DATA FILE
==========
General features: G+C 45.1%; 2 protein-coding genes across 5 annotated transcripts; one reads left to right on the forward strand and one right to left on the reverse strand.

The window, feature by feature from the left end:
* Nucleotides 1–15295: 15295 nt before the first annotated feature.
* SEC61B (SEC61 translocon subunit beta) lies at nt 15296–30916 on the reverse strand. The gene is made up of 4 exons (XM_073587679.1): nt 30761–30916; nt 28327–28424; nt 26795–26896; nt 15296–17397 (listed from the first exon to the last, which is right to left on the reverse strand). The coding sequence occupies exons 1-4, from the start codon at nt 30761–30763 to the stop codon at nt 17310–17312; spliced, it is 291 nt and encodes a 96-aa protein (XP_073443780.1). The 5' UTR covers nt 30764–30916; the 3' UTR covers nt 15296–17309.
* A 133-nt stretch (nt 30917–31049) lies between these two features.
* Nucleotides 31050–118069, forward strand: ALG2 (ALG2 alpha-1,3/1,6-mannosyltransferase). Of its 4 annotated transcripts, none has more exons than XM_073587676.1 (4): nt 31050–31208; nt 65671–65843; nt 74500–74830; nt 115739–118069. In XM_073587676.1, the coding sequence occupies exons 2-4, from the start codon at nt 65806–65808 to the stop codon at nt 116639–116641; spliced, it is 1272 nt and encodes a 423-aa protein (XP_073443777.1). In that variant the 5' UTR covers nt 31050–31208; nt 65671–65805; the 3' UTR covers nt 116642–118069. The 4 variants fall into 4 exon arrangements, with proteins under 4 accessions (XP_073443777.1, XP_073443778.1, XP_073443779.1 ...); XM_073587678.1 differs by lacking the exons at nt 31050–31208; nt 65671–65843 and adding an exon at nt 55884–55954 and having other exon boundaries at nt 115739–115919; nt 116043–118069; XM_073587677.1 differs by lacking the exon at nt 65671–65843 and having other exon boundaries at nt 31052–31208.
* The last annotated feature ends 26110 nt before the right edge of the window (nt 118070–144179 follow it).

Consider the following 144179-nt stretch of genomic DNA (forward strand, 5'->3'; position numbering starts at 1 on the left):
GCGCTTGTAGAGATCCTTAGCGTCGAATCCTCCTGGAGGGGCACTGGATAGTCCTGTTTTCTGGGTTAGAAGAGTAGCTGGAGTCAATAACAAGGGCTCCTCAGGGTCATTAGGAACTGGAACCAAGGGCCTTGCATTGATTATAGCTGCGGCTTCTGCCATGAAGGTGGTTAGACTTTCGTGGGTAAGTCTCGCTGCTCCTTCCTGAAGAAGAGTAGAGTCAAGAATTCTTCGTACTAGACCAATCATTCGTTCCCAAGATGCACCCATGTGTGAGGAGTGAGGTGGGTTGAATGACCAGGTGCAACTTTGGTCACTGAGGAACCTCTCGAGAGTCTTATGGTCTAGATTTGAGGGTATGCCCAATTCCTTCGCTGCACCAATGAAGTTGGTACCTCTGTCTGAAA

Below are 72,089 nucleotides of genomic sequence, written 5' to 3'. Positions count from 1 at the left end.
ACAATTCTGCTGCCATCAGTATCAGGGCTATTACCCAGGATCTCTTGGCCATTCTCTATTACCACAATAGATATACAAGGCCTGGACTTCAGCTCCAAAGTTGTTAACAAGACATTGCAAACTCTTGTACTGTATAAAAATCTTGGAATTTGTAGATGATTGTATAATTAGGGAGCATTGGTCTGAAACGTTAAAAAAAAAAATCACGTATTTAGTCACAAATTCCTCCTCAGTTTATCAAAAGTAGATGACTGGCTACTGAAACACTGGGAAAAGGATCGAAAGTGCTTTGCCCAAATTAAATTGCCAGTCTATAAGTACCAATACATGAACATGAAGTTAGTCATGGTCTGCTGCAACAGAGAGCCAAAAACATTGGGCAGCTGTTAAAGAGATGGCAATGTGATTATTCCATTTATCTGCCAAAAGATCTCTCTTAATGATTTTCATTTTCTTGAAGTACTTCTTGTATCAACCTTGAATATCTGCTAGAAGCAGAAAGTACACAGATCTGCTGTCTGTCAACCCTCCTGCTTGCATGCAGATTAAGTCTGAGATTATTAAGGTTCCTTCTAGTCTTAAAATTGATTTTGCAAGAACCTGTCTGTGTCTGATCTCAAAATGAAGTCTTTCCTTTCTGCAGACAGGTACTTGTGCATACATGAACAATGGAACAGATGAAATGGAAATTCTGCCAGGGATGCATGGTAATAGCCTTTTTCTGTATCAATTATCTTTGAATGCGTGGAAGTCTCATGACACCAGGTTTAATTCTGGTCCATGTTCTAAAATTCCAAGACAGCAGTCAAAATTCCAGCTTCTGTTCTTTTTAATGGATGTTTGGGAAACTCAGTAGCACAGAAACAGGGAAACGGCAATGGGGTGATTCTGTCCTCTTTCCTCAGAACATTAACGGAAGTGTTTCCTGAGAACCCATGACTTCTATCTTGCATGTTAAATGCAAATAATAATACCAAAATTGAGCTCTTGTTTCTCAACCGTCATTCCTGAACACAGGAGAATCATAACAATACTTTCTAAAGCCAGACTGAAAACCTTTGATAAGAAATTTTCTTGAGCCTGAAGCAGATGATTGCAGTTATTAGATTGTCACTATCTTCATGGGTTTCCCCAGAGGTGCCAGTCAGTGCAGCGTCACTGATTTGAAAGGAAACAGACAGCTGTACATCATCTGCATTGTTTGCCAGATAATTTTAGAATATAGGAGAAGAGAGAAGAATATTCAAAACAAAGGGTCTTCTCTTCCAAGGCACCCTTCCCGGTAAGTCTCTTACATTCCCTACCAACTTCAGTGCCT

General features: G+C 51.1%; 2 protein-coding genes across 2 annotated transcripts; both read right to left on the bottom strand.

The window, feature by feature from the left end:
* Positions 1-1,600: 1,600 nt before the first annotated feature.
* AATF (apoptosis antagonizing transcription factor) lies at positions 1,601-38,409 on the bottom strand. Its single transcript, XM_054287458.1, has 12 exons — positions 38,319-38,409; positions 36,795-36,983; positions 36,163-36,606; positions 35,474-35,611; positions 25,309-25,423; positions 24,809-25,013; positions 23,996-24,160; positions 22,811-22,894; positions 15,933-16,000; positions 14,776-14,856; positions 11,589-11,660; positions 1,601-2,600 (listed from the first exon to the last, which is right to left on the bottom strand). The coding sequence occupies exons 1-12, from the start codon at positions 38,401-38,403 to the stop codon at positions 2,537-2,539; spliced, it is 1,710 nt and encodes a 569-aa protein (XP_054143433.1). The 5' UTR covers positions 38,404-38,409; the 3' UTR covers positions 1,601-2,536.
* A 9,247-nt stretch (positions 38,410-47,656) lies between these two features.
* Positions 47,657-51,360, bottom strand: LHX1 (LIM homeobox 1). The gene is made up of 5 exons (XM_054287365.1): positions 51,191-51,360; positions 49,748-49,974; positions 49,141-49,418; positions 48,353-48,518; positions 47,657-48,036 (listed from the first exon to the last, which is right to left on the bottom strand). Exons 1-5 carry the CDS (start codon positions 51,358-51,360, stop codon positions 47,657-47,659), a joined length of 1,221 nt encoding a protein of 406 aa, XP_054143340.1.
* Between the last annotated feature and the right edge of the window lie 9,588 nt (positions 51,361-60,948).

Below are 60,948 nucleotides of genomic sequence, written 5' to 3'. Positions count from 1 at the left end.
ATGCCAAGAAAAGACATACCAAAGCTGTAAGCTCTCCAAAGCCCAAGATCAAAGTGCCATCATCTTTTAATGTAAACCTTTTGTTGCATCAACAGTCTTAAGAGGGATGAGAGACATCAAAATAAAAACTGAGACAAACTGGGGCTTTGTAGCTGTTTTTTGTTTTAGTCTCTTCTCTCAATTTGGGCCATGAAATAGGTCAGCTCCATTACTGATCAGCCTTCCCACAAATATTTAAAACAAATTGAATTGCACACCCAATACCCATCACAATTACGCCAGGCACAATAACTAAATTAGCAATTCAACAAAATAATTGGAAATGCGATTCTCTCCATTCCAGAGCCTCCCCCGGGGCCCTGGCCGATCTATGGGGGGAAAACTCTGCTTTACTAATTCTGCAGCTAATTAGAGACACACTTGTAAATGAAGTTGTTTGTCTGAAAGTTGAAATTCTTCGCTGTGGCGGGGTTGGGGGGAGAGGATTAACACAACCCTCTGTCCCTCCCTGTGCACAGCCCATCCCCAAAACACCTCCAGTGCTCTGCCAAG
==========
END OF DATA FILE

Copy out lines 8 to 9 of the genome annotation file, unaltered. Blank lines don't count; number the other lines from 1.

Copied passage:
Consider the following 144179-nt stretch of genomic DNA (forward strand, 5'->3'; position numbering starts at 1 on the left):
GCGCTTGTAGAGATCCTTAGCGTCGAATCCTCCTGGAGGGGCACTGGATAGTCCTGTTTTCTGGGTTAGAAGAGTAGCTGGAGTCAATAACAAGGGCTCCTCAGGGTCATTAGGAACTGGAACCAAGGGCCTTGCATTGATTATAGCTGCGGCTTCTGCCATGAAGGTGGTTAGACTTTCGTGGGTAAGTCTCGCTGCTCCTTCCTGAAGAAGAGTAGAGTCAAGAATTCTTCGTACTAGACCAATCATTCGTTCCCAAGATGCACCCATGTGTGAGGAGTGAGGTGGGTTGAATGACCAGGTGCAACTTTGGTCACTGAGGAACCTCTCGAGAGTCTTATGGTCTAGATTTGAGGGTATGCCCAATTCCTTCGCTGCACCAATGAAGTTGGTACCTCTGTCTGAAA